Okonkwo As A Tragic Hero In Things Fall Apart By Chinua Achebe

951 Words4 Pages
W.H. Auden once touched on a tragic heroes downfall saying, "The truly tragic kind of suffering is the kind produced and defiantly insisted upon by the hero himself so that, instead of making him better, it makes him worse and when he dies he is not reconciled to the law but defiant." In order to understand the motives behind a tragic heroes ultimate collapse, we must delve deeper into who they were from the beginning, as well as how their actions contributed to their own devastating fate. Okonkwo, the protagonist, faces constant struggles within himself to maintain a hard earned reputation and respect from those in his village, Umuofia. Unfortunately, his this disposition may be a primary cause to issues he faces in future circumstances. In Things Fall Apart by Chinua Achebe, Okonkwo adheres to common attributes presented by a classic tragic hero because he is viewed as a great man and experienced a fatal downfall. Okonkwo demonstrates his qualities as a tragic hero because he is seen by the people in Umuofia as a great man. While most see Okonkwos mistreatments towards his wives and lack of character development, the villagers see his achievements growing yams and many titles, thus portraying him as a good man. To further prove Okonkwo as a tragic hero, a man at his feast proclaims, "It is good in these days when the younger generation consider themselves wiser than their sires to see a man doing things in the grand, old way. A man who calls his kinsmen to a Wright 2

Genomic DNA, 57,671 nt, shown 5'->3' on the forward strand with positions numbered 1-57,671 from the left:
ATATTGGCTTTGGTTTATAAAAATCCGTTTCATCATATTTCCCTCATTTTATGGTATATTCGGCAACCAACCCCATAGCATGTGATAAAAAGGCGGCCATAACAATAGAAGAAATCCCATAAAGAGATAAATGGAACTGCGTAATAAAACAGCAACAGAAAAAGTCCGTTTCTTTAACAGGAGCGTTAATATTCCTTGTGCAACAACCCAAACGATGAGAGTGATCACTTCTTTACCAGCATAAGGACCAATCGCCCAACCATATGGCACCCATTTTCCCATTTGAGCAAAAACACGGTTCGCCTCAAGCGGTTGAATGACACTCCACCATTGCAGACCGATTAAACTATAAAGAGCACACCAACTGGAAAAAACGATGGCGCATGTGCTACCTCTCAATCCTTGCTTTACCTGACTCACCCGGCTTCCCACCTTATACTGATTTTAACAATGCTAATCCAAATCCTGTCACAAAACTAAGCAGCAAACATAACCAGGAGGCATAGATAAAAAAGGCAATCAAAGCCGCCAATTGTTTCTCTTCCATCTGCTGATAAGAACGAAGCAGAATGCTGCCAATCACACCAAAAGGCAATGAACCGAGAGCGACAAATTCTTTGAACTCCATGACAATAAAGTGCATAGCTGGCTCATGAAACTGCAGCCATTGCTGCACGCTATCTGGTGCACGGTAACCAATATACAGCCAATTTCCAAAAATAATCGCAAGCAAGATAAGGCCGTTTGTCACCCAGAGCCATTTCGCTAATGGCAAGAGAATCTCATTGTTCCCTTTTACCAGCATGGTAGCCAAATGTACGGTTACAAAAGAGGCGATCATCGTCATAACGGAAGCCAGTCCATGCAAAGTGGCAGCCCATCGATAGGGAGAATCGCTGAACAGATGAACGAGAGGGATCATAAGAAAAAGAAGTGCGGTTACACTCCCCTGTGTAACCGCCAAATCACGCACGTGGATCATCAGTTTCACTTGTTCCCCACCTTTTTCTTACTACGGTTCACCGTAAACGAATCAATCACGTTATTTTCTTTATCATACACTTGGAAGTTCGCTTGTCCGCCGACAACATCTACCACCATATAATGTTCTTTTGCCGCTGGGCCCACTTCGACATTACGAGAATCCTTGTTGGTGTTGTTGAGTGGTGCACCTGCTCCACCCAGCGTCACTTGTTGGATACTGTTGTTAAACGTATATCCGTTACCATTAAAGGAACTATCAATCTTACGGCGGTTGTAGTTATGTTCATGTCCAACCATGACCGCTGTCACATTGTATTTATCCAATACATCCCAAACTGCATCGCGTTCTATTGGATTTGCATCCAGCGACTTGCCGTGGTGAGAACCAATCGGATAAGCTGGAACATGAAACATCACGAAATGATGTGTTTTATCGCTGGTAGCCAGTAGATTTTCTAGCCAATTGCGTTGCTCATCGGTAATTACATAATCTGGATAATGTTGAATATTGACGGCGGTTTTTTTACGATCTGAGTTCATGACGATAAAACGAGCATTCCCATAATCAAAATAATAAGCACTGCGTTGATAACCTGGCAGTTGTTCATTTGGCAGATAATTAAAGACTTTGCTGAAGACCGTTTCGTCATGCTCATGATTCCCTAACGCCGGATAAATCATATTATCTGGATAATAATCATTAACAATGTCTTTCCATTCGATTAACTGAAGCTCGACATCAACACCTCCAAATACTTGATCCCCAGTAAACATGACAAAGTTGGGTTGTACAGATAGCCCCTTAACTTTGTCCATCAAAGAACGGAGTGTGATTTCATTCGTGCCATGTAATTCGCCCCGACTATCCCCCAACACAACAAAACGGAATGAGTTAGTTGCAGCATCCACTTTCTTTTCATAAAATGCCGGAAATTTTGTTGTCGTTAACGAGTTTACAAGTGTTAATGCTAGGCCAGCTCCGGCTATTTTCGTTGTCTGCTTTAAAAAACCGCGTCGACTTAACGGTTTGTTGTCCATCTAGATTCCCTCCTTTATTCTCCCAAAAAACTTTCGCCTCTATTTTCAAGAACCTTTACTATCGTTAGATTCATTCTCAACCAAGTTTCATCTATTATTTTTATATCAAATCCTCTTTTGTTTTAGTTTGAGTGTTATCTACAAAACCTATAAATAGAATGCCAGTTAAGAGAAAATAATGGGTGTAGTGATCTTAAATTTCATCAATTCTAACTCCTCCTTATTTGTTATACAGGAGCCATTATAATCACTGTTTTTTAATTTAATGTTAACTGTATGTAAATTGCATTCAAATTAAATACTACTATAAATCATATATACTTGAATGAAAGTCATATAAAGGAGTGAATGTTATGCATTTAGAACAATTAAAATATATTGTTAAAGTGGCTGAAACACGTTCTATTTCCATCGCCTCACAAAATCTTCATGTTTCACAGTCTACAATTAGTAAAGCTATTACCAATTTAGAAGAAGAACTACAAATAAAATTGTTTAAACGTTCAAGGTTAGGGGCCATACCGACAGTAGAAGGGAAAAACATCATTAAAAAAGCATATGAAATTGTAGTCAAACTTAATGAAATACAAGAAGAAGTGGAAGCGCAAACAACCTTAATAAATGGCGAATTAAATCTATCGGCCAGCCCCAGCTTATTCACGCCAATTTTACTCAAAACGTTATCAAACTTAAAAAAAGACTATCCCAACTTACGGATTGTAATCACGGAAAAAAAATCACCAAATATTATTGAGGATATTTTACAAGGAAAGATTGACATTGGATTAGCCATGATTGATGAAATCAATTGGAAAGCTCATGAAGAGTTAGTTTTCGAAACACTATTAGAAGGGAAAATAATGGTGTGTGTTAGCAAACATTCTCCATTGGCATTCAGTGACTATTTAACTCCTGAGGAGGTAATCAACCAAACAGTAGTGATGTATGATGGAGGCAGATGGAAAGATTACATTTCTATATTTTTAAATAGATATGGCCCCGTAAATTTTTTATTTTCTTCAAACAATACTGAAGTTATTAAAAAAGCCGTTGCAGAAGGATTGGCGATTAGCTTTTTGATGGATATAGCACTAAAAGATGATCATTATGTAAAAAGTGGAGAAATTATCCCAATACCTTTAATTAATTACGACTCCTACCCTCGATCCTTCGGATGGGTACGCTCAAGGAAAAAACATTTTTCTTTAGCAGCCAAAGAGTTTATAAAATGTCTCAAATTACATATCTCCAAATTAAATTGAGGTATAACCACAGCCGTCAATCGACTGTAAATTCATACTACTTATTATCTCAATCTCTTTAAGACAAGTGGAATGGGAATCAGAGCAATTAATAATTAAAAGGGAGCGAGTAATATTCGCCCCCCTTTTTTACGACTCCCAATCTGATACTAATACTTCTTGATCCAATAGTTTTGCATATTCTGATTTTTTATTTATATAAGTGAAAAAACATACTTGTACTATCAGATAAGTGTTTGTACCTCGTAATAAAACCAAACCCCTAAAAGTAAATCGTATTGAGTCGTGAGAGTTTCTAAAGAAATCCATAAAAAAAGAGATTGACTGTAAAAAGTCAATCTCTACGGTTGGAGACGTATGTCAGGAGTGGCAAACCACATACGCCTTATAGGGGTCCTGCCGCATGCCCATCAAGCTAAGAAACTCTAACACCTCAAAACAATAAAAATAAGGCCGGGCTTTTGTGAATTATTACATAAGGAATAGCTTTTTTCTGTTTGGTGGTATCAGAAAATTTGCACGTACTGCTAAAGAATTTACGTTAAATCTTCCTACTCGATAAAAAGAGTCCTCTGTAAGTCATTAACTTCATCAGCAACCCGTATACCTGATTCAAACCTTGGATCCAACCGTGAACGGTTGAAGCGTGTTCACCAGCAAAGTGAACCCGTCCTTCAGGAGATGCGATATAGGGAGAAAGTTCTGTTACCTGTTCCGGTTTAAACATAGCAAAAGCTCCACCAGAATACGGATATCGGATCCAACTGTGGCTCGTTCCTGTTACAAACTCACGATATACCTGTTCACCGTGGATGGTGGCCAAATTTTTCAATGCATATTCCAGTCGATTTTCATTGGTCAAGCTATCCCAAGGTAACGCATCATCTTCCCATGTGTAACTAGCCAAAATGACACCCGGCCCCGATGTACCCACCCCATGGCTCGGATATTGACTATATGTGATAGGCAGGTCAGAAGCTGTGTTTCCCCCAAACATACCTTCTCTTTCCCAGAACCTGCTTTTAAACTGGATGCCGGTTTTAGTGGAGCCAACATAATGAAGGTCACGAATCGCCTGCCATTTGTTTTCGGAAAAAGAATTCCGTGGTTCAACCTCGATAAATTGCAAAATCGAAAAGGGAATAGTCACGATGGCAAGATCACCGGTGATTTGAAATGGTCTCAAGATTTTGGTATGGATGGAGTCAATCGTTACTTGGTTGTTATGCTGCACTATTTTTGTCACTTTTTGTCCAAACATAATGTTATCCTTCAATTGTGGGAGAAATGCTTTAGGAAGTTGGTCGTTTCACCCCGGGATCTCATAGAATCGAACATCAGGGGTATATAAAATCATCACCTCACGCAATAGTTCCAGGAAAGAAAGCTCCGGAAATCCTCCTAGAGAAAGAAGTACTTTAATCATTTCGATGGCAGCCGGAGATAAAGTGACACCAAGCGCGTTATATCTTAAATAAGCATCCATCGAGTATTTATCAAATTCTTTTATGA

feast does not do so to save them from starving." While the man could have described Okonkwo as standoffish, insecure, and a generally unlikable character, he expresses true interest and admiration towards him. The mans comments prove to be a big role is deciding Okonkwo as a tragic hero, because it thoroughly expresses general thoughts that many around also deem truthful. When he praises Okonkwos kinship and respect towards his family, as well as his generosity for hosting such a grand feast, Okonkwo takes the compliments with pride(as per usual). As all of the men sitting around the table applaud Okonkwo, he proves to be a solid man. In the light of expressing him as a great man, Nawakibie, a man of many titles, says,

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